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Ian Buruma writes about politics and culture for a variety of major publications—most frequently for The New York Review of Books, The New Yorker, The New York Times, Corriere della[…]

If the French political thinker and historian returned to the modern-day U.S., he would find that some of his most pessimistic predictions have come true.

Question: Why is intellectualism met with suspicion rnhere in the U.S.?

Ian Buruma:  I think it may have rnsomething to do with the myth... or at least the ideal of egalitarianismrn that it’s better to be a regular guy with sort of good standing in the rncommunity, good character and so on than to be an egghead.  Eggheads arern suspected and that is not just American culture.  I think that was truern traditionally in Britain as well and there is something to be said for rnit.  I mean there are many unpleasant effects of that kind of rnphilistinism. But the good thing is that ideas can be dangerous.  rnIntellectuals are dangerous when you give them too much power because rnthey tend to take ideas to their extreme, and they’re not practical rnpeople on the whole. And it’s good I think to be a little suspicious of rntaking any idea to its extreme and it is probably better to have people rnin power who are more practical and who know the art of compromise.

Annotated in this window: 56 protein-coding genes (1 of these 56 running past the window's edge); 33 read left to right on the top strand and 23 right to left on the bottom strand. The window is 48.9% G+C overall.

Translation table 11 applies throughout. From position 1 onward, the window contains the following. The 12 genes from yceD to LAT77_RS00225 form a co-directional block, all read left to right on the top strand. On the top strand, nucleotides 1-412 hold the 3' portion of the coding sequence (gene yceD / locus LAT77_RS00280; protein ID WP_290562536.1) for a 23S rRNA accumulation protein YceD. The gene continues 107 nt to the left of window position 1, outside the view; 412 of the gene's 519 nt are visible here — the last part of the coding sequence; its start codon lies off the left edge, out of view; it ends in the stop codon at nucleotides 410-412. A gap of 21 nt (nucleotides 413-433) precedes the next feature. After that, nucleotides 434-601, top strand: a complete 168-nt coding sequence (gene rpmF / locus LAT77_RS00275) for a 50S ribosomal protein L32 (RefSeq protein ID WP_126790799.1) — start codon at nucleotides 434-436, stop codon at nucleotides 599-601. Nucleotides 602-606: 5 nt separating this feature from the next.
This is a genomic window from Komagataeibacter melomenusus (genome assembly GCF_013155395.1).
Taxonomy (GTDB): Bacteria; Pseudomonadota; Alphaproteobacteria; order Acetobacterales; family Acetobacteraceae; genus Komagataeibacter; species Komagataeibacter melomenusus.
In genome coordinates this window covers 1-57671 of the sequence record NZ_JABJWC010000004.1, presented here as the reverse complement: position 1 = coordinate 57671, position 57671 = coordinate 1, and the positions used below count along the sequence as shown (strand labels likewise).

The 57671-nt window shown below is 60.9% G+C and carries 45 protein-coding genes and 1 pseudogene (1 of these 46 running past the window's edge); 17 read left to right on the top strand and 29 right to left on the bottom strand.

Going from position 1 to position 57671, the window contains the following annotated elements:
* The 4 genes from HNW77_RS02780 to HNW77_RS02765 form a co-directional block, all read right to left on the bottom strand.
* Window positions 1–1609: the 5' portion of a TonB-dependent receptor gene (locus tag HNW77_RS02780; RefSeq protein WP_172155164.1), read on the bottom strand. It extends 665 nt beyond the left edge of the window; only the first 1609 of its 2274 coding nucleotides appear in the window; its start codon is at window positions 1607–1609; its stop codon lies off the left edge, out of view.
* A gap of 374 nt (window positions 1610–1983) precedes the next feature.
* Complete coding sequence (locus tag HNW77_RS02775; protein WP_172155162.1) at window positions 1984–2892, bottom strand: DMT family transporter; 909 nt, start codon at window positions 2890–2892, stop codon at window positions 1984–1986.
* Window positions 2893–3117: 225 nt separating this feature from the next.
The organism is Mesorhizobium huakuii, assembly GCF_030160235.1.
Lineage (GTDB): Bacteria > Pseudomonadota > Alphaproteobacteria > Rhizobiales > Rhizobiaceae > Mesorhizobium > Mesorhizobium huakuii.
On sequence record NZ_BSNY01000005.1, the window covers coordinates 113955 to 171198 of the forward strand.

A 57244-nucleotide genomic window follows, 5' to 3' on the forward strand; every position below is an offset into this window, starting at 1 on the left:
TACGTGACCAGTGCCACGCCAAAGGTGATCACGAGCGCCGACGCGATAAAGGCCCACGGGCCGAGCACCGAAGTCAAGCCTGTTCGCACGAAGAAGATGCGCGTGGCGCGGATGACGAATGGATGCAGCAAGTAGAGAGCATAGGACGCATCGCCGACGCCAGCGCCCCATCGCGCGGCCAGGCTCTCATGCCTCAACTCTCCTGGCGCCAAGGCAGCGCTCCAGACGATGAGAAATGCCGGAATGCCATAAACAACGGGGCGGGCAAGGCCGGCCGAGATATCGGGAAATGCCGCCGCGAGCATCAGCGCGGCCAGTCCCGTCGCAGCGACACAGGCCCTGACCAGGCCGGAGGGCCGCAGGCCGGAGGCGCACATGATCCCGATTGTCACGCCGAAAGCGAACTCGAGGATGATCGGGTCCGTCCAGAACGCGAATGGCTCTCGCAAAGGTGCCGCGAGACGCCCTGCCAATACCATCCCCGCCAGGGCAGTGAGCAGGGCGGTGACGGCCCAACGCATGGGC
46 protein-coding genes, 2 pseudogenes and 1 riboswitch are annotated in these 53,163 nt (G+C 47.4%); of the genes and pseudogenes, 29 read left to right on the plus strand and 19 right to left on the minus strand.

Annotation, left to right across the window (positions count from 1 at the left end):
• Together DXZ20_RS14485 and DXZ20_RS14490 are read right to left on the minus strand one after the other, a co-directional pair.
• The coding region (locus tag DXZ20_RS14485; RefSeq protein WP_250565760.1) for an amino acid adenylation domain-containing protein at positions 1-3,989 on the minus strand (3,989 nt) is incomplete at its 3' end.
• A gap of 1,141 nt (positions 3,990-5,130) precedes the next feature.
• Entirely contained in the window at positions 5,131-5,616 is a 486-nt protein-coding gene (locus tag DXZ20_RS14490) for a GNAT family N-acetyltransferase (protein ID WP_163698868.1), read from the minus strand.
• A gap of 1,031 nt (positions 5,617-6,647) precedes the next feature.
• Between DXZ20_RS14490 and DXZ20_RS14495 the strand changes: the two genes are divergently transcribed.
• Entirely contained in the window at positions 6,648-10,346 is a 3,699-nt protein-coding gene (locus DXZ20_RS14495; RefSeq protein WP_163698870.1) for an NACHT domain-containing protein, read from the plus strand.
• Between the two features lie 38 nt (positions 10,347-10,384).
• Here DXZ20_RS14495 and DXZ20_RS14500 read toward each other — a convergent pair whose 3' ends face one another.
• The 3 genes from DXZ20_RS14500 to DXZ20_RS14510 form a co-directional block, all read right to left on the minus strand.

rn What would de Tocqueville say if he could see us now?

Ianrn Buruma: Well I think he would be on the hand probably shocked rnbecause some of his... possibly some of his worst, his most pessimistic rnpredictions would seem to have come true in that he was on the one hand rnin favor of democracy and he admired American democracy, but he was rnfrightened of the possible consequences.  He thought it could lead to rntremendous vulgarity and so on and I think he probably would see that.  rnHe would also see a much less conformist population probably than the rnone he saw, depending on where he would travel of course. And I think hern probably would be rather shocked by the tone of the public figures, of rnthe politicians who are probably less, little less high minded than the rnones he encountered when he was there.

Recorded April 21, 2010